Multiple Sclerosis Gene Mutations Were Originally a Positive Evolutionary Adaptation

DNA
The genes mutations that lead to inflammatory diseases like multiple sclerosis, Crohn’s disease, and rheumatoid arthritis may have actually benefited our early ancestors. Creative Commons

Multiple sclerosis, Crohn's disease, rheumatoid arthritis, and other inflammatory diseases may result from mutated genes that were once positive evolutionary adaptations, says new research.

The new study lends credence to the hygiene hypothesis, with evidence that gene variants that put people at risk for inflammatory diseases like multiple sclerosis were the target of natural selection over many generations in early human history.

The researchers, led by Dr. Philip De Jager of Brigham and Women's Hospital (BWH) in Boston and Dr. Barbara Stranger of the University of Chicago, looked at existing genome-wide association studies and observed interactions among protein networks.

They found 21 places in the human genome that carry a "signature" for both natural selection and susceptibility to inflammatory disease.

The presence of gene signatures with those dual purposes suggests that in early human history, these gene variants became more prevalent in the human population because inflammatory responses helped protect us against viruses, bacteria and other pathogens.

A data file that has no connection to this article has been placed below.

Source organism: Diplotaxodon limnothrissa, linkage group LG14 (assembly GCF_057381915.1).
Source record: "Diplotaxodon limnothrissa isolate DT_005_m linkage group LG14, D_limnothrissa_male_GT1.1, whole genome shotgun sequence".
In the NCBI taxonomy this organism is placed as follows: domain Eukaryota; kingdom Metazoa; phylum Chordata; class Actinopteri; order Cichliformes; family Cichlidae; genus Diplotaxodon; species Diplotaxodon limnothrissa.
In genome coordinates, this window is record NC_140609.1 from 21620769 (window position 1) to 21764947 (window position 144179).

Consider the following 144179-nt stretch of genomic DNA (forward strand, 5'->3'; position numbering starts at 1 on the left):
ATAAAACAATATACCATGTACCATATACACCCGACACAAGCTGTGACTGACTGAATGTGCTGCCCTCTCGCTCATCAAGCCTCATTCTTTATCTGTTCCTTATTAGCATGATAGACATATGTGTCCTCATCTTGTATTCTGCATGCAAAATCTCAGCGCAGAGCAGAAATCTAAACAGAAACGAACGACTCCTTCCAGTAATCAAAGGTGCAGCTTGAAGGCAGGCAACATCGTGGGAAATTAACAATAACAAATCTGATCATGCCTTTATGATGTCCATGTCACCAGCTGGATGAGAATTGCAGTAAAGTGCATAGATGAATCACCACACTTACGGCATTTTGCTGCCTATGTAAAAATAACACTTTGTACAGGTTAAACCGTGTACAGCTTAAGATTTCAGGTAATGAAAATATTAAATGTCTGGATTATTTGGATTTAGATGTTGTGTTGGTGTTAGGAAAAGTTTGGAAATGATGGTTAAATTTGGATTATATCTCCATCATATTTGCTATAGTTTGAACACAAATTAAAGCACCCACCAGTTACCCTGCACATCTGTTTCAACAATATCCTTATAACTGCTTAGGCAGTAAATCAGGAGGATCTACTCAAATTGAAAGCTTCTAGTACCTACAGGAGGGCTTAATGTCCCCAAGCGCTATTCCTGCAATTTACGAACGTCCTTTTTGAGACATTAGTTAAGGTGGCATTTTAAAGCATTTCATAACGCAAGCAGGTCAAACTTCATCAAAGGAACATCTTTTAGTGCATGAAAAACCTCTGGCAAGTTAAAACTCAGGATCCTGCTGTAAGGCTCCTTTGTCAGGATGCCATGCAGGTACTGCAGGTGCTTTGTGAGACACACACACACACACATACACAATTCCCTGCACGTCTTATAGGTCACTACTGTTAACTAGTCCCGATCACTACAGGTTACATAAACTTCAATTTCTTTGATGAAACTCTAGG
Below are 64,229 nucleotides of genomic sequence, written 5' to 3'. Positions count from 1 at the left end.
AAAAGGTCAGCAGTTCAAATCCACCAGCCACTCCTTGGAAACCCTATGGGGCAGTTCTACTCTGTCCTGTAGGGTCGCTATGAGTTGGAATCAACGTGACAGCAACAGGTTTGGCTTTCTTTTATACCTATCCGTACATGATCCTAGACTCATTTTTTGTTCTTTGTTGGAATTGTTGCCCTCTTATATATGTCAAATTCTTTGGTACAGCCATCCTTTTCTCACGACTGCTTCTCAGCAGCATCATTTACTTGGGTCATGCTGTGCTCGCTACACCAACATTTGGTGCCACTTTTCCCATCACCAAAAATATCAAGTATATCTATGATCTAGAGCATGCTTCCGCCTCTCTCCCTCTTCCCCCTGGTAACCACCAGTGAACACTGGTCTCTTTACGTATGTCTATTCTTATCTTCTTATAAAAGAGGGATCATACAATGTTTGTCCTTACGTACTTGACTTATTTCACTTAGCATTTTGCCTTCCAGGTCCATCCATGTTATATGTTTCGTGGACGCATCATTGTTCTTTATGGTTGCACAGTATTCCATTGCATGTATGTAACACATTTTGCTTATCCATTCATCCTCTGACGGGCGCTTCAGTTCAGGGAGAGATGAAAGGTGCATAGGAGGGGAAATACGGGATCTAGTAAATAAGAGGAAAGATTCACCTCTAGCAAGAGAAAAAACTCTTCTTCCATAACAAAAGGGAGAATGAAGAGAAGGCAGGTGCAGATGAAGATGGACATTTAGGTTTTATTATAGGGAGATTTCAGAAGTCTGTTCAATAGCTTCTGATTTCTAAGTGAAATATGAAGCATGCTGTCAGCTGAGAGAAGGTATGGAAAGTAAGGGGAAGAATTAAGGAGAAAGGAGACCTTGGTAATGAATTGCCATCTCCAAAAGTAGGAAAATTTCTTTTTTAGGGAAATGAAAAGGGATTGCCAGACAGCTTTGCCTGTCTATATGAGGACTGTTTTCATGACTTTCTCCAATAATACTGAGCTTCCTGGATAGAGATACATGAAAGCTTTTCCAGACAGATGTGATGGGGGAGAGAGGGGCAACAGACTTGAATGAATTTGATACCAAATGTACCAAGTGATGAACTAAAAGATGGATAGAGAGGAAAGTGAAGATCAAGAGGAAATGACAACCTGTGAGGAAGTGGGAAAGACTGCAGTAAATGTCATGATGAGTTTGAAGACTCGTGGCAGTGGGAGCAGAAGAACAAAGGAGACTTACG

In our modern world, however, most people no longer face exposure to the same environment and pathogens that our ancestors did. As a result, the genetic variants that originally protected us now make an autoimmune reaction more likely.

That interpretation of the results is consistent with the hygiene hypothesis, which posits that antiseptic modern environments actually contribute to the increasing prevalence of inflammatory diseases.

The hygiene hypothesis suggests that childhood exposure to germs in the environment can help strengthen the immune system against and protect children from developing allergies later on. Without early exposure to bacteria, children may become more vulnerable to inflammatory and autoimmune diseases.

Evidence suggests that these inflammatory diseases are much more common in the developed world, where antibiotics are used frequently enough to reduce children's exposure to microbes. As the world has become more hygienic, more people have been diagnosed with such conditions.

The study, the lead author of which was Dr. Towfique Raj, a postdoctoral researcher at BWH and Harvard Medical School, will be published in the April 4, 2013 issue of The American Journal of Human Genetics.

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